Learning a language can be a difficult task and many of us just look the other way and say, “I do not have an ear for languages” but what you are really saying is; “I don’t want to try and learn a language.” Let’s face it I have enough trouble with the English language. How can I possibly learn another language? The joke is on you and me. The English language is a composite of all languages. That is one of the reasons English is so difficult to learn.
Why Would I Be Interested?
Honestly, I was just curious to find my mental limits. I had avoided taking a language until college and then I took Latin because I was going into the medical field. I suppose it might sound funny that I AM now interested in learning an oriental language as opposed to Spanish or perhaps French. French would probably be a better choice because thirty-seven of the word derivatives are English. French however, does not interest me at all and I have a Spanish language course sitting covered with dust.
What Happens Now?
Now I look at learning the Korean language from a teacher’s point of view. Where would a teacher start to learn a language? I suppose the Alphabet would be a good place to start.
ㄴ nieun ㅁ mieumㅇ ieung ㄱ giyeok ㄷ digeut
ㅂ bieup ㅅ siot ㅈ jieut ㅋ kieuk
ㅌ tieut ㅍ pieup ㅊ chieut ㅎhieut
ㄲ ssanggiyeok ㄸ ssangdigeut ㅆ ssangsiot
ㅉ ssangjieut ㅃ ssangbieup ㄹ rieul
(ㅏa ) (ㅐae ) (ㅓeo) (ㅒyae ) ( ㅗ o ) ( ㅔ e ) ( ㅜ u ) (ㅖ ye)
(ㅡ eu ) (ㅙ wae ) (ㅣ i ) ( ㅚ oe ) (ㅑ ya ) (ㅞ we ) (ㅕ yeo )
(ㅛ yo ) (ㅠ yu ) (ㅘ wa ) (ㅝ wo ) ( ㅢ ui ) ( ㅟ wi )
Korean Consonant Sounds:
Nasal sounds are pronounced through the nose. These are M, N, and NG type sounds.
ㄴ nieun, ㅁ mieum, ㅇ ieung
Common sounds, do not have special features added to them. Think of the T sound in ‘stand’, or the P sound in ‘span’.
ㄱ giyeok, ㄷ digeut,ㅂ bieup, ㅅ siot, ㅈ jieut
Aspirated sounds have an added turbulent sound. They sound are like the English T sounds in ‘tuck’ or ‘take’, or the P in ‘puck’.
ㅋ kieuk, ㅌ tieut, ㅍ pieup, ㅊ chieut, ㅎ hieut
Some aspirated sounds are pronounced with a big burst of air, unlike ‘plain’ sounds which do not have this quality. Compare the two categories of sounds.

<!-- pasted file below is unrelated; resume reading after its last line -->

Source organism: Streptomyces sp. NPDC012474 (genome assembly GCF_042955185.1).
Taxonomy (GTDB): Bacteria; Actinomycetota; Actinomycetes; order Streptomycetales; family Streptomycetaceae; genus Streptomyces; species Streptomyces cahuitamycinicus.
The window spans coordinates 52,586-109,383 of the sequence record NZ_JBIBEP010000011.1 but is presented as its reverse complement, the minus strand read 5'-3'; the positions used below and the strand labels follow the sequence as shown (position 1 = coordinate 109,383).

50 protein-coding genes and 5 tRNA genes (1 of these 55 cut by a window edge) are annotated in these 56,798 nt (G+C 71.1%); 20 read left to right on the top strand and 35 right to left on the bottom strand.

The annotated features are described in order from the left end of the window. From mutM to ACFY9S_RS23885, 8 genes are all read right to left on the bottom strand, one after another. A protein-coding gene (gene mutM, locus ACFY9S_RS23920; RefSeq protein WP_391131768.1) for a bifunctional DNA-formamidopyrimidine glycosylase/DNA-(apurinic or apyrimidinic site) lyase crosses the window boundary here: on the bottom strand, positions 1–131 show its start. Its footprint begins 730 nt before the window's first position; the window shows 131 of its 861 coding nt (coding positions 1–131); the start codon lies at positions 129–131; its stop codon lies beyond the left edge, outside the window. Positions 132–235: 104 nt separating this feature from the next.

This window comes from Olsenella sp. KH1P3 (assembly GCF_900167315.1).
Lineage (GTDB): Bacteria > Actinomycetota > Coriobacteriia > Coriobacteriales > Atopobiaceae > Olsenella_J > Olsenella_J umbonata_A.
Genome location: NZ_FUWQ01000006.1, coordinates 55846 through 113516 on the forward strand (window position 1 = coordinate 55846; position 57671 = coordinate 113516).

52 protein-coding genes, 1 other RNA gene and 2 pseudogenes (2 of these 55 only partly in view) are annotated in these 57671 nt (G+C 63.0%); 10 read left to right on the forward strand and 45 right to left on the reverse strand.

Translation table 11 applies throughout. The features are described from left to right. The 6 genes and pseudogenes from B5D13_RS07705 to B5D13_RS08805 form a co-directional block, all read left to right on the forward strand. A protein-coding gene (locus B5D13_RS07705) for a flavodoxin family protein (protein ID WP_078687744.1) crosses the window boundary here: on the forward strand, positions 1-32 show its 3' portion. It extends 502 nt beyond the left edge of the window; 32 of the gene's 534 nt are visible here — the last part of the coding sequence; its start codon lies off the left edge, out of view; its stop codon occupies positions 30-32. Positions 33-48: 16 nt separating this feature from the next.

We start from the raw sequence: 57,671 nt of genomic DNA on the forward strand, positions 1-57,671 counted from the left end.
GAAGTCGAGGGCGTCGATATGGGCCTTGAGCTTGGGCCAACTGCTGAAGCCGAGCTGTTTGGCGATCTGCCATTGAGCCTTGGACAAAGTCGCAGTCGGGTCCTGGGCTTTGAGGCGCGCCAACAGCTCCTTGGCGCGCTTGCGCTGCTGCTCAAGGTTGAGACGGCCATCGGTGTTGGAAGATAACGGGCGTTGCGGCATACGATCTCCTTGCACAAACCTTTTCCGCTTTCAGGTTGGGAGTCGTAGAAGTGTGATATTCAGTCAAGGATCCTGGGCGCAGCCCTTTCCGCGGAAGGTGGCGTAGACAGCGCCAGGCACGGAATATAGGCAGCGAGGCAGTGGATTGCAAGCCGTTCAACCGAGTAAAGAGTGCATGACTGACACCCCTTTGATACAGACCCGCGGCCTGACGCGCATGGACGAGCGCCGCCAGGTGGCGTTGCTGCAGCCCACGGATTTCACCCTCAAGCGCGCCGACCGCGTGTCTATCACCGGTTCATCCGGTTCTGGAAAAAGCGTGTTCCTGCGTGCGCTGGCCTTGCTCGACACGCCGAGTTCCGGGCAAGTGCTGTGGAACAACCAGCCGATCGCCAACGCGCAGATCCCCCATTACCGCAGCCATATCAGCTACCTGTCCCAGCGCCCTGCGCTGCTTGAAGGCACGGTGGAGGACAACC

ㄱ giyeok,ㅋ kieuk,ㄷ digeut,ㅌ tieut,ㅂ bieup,ㅍ pieup
Double sounds, are pronounced with a stiffer voice. More pressure is built up, and it’s released much more quickly than ‘plain’ sounds.
ㄲ ssanggiyeok, ㄸ
ssangdigeut, ㅃ ssangbieup, ㅆ ssangsiot, ㅉ
One of the most unique sounds in Korean, is the ㄹ.
This sound is often romanized as an R or an L, but there isn’t an equivalent sound in English. 라마 (ra-ma)
This sound is actually somewhere between an ‘L’ and an ‘R’ sound. When pronouncing this sound, your tongue should strike the gumridge behind your upper teeth in a quick, rapid motion.
Korean Vowels and pronunciation:
ㅏa like the a in father-ah
ㅓeo like the u in cup-a
ㅗ o like the o in so- o
ㅜ u like the oo in coop-oo
ㅡ eu like the i in bid, but pronounced further back in the throat
ㅣ i like the ee in feet
ㅑ ya like the ya in yachi
ㅕ yeo like the you in young
ㅛ yo like the yo in yo-yo
ㅠ yu like the you in youth
ㅘ wa like wa in water
ㅝ wo like the wha in what
ㅢ ui similar to we
*ㅐ ae like e in set
ㅒyae like yet without the t
ㅔ e like the a in lake
ㅖ ye like yay
*ㅙ wae like the we in wet
ㅚ oe like the oy in boy
ㅞ we like we in weigh
ㅟ wi like the whea in wheat
Combining Letters to Make Syllables:
How to combine letters (Vowels and Consonants) to make syllables.
1. ㅇ+ㅏ+ㄴ =안 (-+a+n=an)
2. ㄴ+ㅕ+ㅇ =녕 (n+yeo+ng=nyeong)
3. ㅎ+ㅏ =하 (h+a=ha)
4. ㅅ+ㅔ =세 (s+e=se)
5. ㅇ+ㅛ =요 (- +yo=yo)
6. ㄱ+ㅗ =고 (g+o=go)
7. ㅁ+ㅏ+ㅂ=맙 (m+a+p=map)
8. ㅅ+ㅡ+ㅂ=습 (s+eu+p=seup)
9. ㄴ+ㅣ=니 (n+i=ni)
10. ㄷ+ㅏ= 다 (d+a=da)
Let’s put the syllables together:
1. 안 +녕 +하 +세 +요 =안녕하세요
Phonetic pronunciation: An+nyeong+ha+se+yo = Annyeonghaseyo? How are you?
2. 감 +사 +함 + 니+다 = Gam+sa+ham+ni+da = Gamsahamnida : Thank you
Months of the year are simply the Sino-Korean numbers 1-12 plus the word for month(읠) = (dal).
January 1. 일 : ilwol : pronounced (eel) 읠: month (dal)
February 2. 이 : iwol : pronounced (ee) 읠 : month(dal)
March 3. 삼 : samwol : pronounced (sahm) 읠 :month(dal)
April 4. 사 : sawol : pronounced (sah) 읠 : month(dal)
May 5. 오 : owol : pronounced (oh) 읠 : month(dal)
June 6. 유 : yuwol : pronounced (yook) 읠 : month(dal)
July 7. 칠 : chilwol : pronounced (chil) 읠 : month(dal)
August 8. 팔 : palwol : pronounced (pahl) 읠 : month(dal)
September 9. 구 : guwol : pronounced (goo) 읠 : month(dal)
October 10. 시 : siwol : pronounced (sib) 읠 : month(dal)
November 11. 십일 : sibilwol : pronounced (sib-eel) 읠 : month(dal)
December 12. 십이 : sibwol : pronounced (sib-ee) 읠 : month(dal)
*Numbers are expressed using the root words and expressions. Take note of the Months of NOVEMBER and DECEMBER.
NOVEMBER 십일읠 sibiwol-dal is correct. The number is derived 10+ 1=11 which is sib = 10 + iwol=1 =sibiwol= 11
DECEMBER 십이읠 sibwol-dal is correct. The number is derived 10 +
2=12 which is sib=10+wol=2= sibwol=12.
When Will I Be Able to Speak Korean?
Take a good look and ask yourself if this is going to be easy? I think with practice I might be able to manage after possibly six weeks. I can say the phonetically spelled words right now. Learning counting and the months of the year should be fun. I haven’t even looked at the days of the week yet but I suppose that will be my next adventure.
There are several Korean Churches in the area so I will probably go to practice speaking at the local Korean churches. Seriously I think it may be easier than I first thought it would be to learn the Korean Language. Perhaps you might want to give it a try? Remember it is easy once you can memorize the Alphabet of any language.
Author: Whitney Joh is a retired Science teacher.